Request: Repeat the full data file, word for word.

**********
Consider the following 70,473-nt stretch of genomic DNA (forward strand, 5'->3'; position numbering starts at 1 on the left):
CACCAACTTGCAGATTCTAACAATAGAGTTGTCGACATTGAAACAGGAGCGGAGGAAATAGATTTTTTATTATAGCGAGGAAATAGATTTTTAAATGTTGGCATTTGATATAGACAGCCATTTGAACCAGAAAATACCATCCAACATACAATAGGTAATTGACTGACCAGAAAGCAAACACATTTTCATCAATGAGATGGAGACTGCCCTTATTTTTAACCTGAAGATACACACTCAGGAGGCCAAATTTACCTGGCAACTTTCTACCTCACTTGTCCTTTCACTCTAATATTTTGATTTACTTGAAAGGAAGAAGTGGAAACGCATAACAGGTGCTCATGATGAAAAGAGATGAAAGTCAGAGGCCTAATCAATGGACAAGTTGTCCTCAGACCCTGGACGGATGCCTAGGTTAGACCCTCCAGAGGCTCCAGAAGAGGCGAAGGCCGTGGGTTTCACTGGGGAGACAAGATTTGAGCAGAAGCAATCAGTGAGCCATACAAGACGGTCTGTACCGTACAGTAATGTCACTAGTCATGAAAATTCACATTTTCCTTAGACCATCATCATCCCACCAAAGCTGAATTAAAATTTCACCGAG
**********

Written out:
Consider the following 70,473-nt stretch of genomic DNA (forward strand, 5'->3'; position numbering starts at 1 on the left):
CACCAACTTGCAGATTCTAACAATAGAGTTGTCGACATTGAAACAGGAGCGGAGGAAATAGATTTTTTATTATAGCGAGGAAATAGATTTTTAAATGTTGGCATTTGATATAGACAGCCATTTGAACCAGAAAATACCATCCAACATACAATAGGTAATTGACTGACCAGAAAGCAAACACATTTTCATCAATGAGATGGAGACTGCCCTTATTTTTAACCTGAAGATACACACTCAGGAGGCCAAATTTACCTGGCAACTTTCTACCTCACTTGTCCTTTCACTCTAATATTTTGATTTACTTGAAAGGAAGAAGTGGAAACGCATAACAGGTGCTCATGATGAAAAGAGATGAAAGTCAGAGGCCTAATCAATGGACAAGTTGTCCTCAGACCCTGGACGGATGCCTAGGTTAGACCCTCCAGAGGCTCCAGAAGAGGCGAAGGCCGTGGGTTTCACTGGGGAGACAAGATTTGAGCAGAAGCAATCAGTGAGCCATACAAGACGGTCTGTACCGTACAGTAATGTCACTAGTCATGAAAATTCACATTTTCCTTAGACCATCATCATCCCACCAAAGCTGAATTAAAATTTCACCGAG